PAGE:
Sunday, June 3, 2007

SSFS #19 - In the Land of Typography

I remember a time when it seemed almost every scrapper's favorite font was Comic Sans. Yes, I admit that much of my own early scrapbook pages were covered with it...title, journaling, captions - the whole shabang! I am certainly happy to say that those days are over. In fact, I can't remember the last time I even used Comic Sans - on anything.

So, why is typography important in scrapbooking? As many scrapper's have learned, the type you chose to place on your pages can be just as important as the photos or the products you use. They can help to convey the theme of your page or even enhance the very mood or emotion you wish to convey to your audience.

I did a Sunday Spur post on favorite type faces a while back, but since that time, I've found some other really great typography resources I'd love to share with you today.

Here is a great little movie on Typography...basic 101, but very entertaining!

I even learned something from that little clip...who knew I'd been saying 'leading' wrong all this time!!

Now, there is also a new book out called The Ten Commandments of Typography/Type Heresy: Breaking the Ten Commandments of Typography by Paul Felton that is sure to go on my wish list. Here is Amazon's description:

A humorous and incisive analysis of the basic tenets of typography and how to turn them on their heads, this book will appeal to the conformist and the non-conformist in everyone – not just the newcomer to design. One side of this sharp-witted, cleverly designed guide presents the ten main rules, or ‘commandments’, of type design, addressing such aspects of typographic doctrine as legibility, alignment and capitalization; the other shows how type can successfully subvert these rules, presenting ‘sacreligious’ visual alternatives. In support of the commandments Felton includes a list of twelve ‘disciples’, those internationally renowned graphic designers whom he identifies as rule-abiding, including such figures as Eric Gill, Jan Tschichold and Erik Spiekermann. Confronting these are his ‘fallen angels’, including such experimental typographers as David Carson, Jeffery Keedy, Phil Baines and Jonathan Barnbrook.
Want a sneak peak? Here 'The 10':
1. Thou shalt not apply more than three typefaces in a document.
2. Thou shalt lay headlines large and at the top of the page.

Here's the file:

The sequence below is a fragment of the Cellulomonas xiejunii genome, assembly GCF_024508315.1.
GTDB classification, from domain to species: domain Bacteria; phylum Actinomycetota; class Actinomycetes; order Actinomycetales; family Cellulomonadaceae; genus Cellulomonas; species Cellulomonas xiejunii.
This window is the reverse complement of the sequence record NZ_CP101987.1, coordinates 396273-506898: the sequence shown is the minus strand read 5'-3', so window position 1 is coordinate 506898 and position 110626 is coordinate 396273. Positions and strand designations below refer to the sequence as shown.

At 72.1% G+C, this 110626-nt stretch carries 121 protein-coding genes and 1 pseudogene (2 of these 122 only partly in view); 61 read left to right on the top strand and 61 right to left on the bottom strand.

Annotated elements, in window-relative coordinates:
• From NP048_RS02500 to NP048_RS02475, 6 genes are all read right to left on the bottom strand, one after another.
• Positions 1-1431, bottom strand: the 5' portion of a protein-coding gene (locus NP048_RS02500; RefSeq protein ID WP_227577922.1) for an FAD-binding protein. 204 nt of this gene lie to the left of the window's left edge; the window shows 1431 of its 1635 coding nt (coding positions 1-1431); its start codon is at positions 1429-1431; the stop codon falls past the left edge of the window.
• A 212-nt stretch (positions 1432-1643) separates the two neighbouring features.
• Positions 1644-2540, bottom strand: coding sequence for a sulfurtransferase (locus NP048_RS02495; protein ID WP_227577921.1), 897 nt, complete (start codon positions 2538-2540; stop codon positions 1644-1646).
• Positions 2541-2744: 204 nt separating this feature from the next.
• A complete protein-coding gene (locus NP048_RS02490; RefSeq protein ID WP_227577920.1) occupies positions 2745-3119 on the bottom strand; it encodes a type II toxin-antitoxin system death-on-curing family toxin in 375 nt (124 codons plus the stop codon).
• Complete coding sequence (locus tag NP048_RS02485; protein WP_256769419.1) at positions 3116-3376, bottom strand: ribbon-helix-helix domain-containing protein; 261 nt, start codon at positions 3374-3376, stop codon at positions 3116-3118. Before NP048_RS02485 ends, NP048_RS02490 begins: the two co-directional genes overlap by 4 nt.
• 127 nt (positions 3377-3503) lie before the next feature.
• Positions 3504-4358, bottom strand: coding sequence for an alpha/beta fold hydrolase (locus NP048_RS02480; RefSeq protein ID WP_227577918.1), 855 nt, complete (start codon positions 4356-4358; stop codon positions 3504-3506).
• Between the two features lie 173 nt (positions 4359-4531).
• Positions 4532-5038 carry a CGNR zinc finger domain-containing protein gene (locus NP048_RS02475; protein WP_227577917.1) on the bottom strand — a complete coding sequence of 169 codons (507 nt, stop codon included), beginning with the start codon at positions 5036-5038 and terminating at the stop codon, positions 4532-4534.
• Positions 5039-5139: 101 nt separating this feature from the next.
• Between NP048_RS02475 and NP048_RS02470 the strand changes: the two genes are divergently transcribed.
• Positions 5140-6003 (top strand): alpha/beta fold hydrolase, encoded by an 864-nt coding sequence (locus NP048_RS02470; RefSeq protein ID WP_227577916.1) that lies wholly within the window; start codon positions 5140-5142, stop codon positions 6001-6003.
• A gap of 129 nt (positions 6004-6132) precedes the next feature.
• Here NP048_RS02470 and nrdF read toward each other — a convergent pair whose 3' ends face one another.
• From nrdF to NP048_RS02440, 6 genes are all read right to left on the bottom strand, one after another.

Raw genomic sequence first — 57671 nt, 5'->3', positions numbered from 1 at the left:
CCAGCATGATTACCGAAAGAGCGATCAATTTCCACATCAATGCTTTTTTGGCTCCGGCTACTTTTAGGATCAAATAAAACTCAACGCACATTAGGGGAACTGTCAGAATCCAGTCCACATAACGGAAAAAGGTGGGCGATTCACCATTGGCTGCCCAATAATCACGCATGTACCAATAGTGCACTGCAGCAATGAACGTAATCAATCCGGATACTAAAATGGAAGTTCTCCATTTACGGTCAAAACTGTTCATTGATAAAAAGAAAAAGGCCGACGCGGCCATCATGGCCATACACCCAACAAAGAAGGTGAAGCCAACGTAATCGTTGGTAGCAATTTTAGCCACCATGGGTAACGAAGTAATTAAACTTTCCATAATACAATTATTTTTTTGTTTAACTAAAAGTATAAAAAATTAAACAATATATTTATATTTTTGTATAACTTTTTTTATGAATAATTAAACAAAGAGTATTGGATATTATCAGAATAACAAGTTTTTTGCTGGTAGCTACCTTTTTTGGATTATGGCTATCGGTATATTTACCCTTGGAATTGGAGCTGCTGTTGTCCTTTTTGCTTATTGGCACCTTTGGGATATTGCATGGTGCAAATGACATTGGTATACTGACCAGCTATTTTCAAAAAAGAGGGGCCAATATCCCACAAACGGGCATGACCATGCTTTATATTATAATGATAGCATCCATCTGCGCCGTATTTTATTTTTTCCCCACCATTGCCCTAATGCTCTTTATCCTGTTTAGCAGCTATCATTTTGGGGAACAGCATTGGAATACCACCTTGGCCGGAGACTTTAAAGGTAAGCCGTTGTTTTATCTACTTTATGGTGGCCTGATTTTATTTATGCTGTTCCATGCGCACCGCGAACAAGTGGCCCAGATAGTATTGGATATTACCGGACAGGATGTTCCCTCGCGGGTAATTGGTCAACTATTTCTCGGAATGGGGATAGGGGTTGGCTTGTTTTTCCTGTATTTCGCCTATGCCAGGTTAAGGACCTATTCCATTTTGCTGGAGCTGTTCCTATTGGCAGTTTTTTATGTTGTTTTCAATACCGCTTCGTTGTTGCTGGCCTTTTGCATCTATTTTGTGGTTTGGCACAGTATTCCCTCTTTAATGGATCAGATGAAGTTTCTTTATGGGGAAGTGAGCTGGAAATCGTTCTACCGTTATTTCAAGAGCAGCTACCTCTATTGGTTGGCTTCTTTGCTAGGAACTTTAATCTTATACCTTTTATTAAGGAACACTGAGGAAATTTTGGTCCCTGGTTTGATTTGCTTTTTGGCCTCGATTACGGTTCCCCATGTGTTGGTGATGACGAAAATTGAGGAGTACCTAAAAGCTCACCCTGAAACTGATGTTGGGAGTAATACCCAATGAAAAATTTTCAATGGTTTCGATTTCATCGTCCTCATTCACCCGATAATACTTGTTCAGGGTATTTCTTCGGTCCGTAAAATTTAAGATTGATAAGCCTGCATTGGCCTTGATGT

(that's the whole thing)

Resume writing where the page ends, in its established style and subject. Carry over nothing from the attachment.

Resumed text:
3. Thou shalt employ no other type size than 8pt to 10pt for body copy.
4. Remember that a typeface that is not legible is not truly a typeface.
5. Honour thy kerning, so that white space becomes visually equalized between characters.
6. Thou shalt lay stress discreetly upon elements within text.
7. Thou shalt not use only capitals when setting vast body copy.
8. Thou shalt always align letters and words on a baseline.
9. Thou shalt use flush-left, ragged-right type alignment.
10. Thou shalt not make lines too short or too long.
Just as it is great fun to 'break the rules' in scrapbooking, I think it would be great fun to find out how to 'break the rules' of typography and do it successfully. If anyone reading has read this, I would love to hear what you think!

Now, last but not least, I've also discovered a couple great sites for finding new and popular fonts...and they're FREE, which makes it even better!

1. Fonts 500 - This site actually calculates what the top 500 fonts are based on download counts from some of the web's biggest free font archives.
2. - A great site for finding the fonts of your favorite movie, TV show, musical artist and even video games!
Now, hopefully armed with a few new and fun resources, you can take a closer look at the type you've been chosing for you layouts and altered projects. Do they truly coordinate with your theme or or enhance the intended emotion? Please feel free to share any layouts you've created (or create as inspired by this post) that you feel are a great example of purposeful type choices.

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